Purdue Agricultural Economics Report


The Economics of Harvesting Corn Cobs for Energy

Matthew J. Erickson, Economist, American Farm Bureau Federation ; Wallace E. Tyner, Professor and Chris Hurt, Professor


Biomass energy has received much attention in recent years. We now use about one third of the U.S. corn crop for biofuels. More recently, attention has focused on cellulosic resources – energy crops like switchgrass or miscanthus, and corn stover. But the question we explore is the economics of collecting just the corn cobs for energy instead of the stover. What are the costs of harvesting cobs? Will harvesting cobs generate extra returns for farming operations? To help answer the last question, we estimate the per ton payment farmers need to receive for harvesting cobs during the corn harvest.

Corn stover, the non-grain residue left on the field after harvest, has been shown to have significant potential in Indiana as a biofuels feedstock. However, collecting the corn stover and removing the residue from the field may have implications for soil erosion and soil quality. One possible feedstock that would not overly affect organic and nutrient content in the soil is the corn cobs. Little or no work has been done on the economics of harvesting and collecting just the cobs.

The Analysis

Data on cob harvest was obtained from farmers who supplied cobs for Chippewa Valley Ethanol Company in Minnesota during the 2009 corn harvest. Chippewa is one of the few firms collecting and using cobs. We collected the data through two focus group sessions with farmers harvesting cobs and a mailed questionnaire. Based on information on costs and extra time required provided by these farmers, we created a cob harvesting activity that could be added to the Purdue B-21 PC-LP Farm Plan model which is used to select the best crop rotations on each farm. The standard crop choices (corn-corn, corn-soybean, corn-soybean-wheat, etc.) were retained, but new activities were added that included cob harvest. In other words, in the model there was a choice between the normal corn rotations and corn rotations including cob harvest. In that way, we could estimate the relative attractiveness of the added cob harvest over a range of cob prices. The PC-LP model was simulated to reflect the optimum crop rotations for a group of farms. Data for this group came from 55 farms that participated in the 2009 Top Farmer Crop Workshop. These farms together represent about 100,000 acres of corn without any cob harvesting and also have other soybean and wheat acres. The individual farm data was used on a confidential basis.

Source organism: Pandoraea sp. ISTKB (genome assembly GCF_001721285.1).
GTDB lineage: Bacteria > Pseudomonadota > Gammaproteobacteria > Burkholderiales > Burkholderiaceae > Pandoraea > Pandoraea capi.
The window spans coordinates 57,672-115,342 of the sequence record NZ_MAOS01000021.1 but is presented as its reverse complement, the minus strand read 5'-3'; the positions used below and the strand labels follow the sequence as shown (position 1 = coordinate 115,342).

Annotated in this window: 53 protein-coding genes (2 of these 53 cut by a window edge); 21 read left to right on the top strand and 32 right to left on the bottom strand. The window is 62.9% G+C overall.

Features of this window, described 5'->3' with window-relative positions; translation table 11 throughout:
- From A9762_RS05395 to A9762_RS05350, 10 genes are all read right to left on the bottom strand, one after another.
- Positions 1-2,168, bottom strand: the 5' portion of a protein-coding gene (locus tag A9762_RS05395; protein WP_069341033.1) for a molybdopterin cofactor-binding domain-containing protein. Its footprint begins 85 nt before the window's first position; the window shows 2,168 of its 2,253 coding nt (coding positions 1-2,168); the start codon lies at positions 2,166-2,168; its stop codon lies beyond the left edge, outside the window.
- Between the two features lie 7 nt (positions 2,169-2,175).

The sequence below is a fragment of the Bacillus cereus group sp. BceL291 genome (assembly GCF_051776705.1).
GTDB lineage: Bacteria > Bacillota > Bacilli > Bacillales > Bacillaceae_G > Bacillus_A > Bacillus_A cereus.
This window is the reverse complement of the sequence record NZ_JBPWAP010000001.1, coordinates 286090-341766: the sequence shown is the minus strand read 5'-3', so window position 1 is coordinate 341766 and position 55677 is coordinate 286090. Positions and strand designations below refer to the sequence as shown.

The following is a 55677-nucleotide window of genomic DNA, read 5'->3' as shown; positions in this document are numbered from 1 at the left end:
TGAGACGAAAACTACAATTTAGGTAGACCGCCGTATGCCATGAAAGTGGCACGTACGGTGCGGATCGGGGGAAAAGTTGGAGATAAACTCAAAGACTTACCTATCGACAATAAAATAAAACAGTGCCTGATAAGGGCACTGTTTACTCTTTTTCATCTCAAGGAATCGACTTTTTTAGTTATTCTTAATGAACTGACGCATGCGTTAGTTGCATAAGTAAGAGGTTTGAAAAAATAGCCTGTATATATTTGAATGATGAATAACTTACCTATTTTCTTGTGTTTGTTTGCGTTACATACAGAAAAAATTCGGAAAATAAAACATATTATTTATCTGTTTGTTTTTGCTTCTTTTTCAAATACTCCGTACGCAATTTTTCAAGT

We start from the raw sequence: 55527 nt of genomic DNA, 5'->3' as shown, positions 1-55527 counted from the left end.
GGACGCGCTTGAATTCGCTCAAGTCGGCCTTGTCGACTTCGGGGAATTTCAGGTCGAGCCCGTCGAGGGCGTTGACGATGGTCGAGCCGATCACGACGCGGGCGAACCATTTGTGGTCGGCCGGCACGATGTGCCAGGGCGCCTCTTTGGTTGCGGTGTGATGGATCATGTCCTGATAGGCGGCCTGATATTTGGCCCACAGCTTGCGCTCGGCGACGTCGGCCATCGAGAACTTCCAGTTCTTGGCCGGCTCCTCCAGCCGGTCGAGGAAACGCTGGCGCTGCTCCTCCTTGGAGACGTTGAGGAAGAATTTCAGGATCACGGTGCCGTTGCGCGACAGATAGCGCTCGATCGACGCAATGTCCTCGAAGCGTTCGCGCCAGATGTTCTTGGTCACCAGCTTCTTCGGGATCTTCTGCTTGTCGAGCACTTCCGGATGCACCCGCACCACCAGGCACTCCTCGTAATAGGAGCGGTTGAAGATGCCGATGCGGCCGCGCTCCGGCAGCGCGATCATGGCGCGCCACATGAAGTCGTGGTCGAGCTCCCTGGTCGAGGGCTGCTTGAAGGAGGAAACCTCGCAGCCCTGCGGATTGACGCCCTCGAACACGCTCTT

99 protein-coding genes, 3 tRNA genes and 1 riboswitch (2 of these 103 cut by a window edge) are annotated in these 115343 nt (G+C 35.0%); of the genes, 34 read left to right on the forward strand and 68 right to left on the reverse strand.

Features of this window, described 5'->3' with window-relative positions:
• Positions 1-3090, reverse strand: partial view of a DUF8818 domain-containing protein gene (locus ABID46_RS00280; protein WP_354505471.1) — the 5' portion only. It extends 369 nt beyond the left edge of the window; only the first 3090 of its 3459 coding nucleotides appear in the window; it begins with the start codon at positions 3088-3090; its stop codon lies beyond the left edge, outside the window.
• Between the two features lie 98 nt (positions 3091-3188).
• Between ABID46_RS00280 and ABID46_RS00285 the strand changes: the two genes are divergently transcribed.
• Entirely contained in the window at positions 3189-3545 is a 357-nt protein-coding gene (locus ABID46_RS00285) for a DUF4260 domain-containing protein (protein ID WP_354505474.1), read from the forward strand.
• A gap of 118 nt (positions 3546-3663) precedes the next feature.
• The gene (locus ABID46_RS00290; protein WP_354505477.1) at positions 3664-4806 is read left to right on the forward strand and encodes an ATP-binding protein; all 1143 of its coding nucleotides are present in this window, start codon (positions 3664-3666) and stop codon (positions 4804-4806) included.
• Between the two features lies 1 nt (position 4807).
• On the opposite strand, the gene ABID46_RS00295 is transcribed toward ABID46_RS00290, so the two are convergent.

The cob harvesting activity is a one-pass harvest of corn and cobs and involves pulling a dedicated cob collection wagon behind the combine. At this time, there is only one manufacturer of the wagon and that company only leases the wagons. That lease rate of $28,000 per year represents a large fixed cost.

Cob harvesting involves additional costs beyond the cob wagon. Pulling the wagon requires added fuel and maintenance on the combine. The cobs must be offloaded from the wagon into a truck with a hoist and hauled to the field edge. This will require additional labor and some added costs for fuel and maintenance on the cob truck. These costs were estimated by our Minnesota farmer survey and are included in the analysis.

Clearly, the cob harvest takes more time, and most farmers agree that slowing the corn harvest can be costly. For this reason, we included a cost for the decreased harvest working rate.

Nutrients that are in the cobs were another important cost that was included in the study. During normal corn harvests the phosphorus and potassium in the corn cob would be returned to the soil. When the cobs are harvested for ethanol, farmers face the additional costs for these nutrients that are destined for the ethanol plant and thus not returned to the soil.

Base Case & Interpretation at $100 per Ton

In the preliminary analysis, we found that the results were particularly sensitive to the amount of cobs in the stover, the cost of the cob wagon, and the decreased harvest working rate due to the added cob harvest activity. Thus, sensitivity was done on those variables. The amount of cobs in the overall stover has not been well studied, but the limited literature suggests a range. As a result, we used 20% in the base case. The lease rate for each cob wagon is $28,000 for the entire harvest season. The base case assumes a 10% decrease in the harvest working rate due to the added cob harvest activity. In general, the data came either from the Minnesota farmers or from earlier studies. Table 1 (click here to view) shows the base case of the 55 farms from PC-LP.

From Table 1, the first data column is the standard PC-LP solution without the cob harvest. The acres row is the sum of corn acres for the 55 farms, which is 100,264 acres. This can be thought of as the optimum number of acres these 55 farms would plant to corn if they were maximizing their returns. The columns to the right add cob harvest at different cob prices.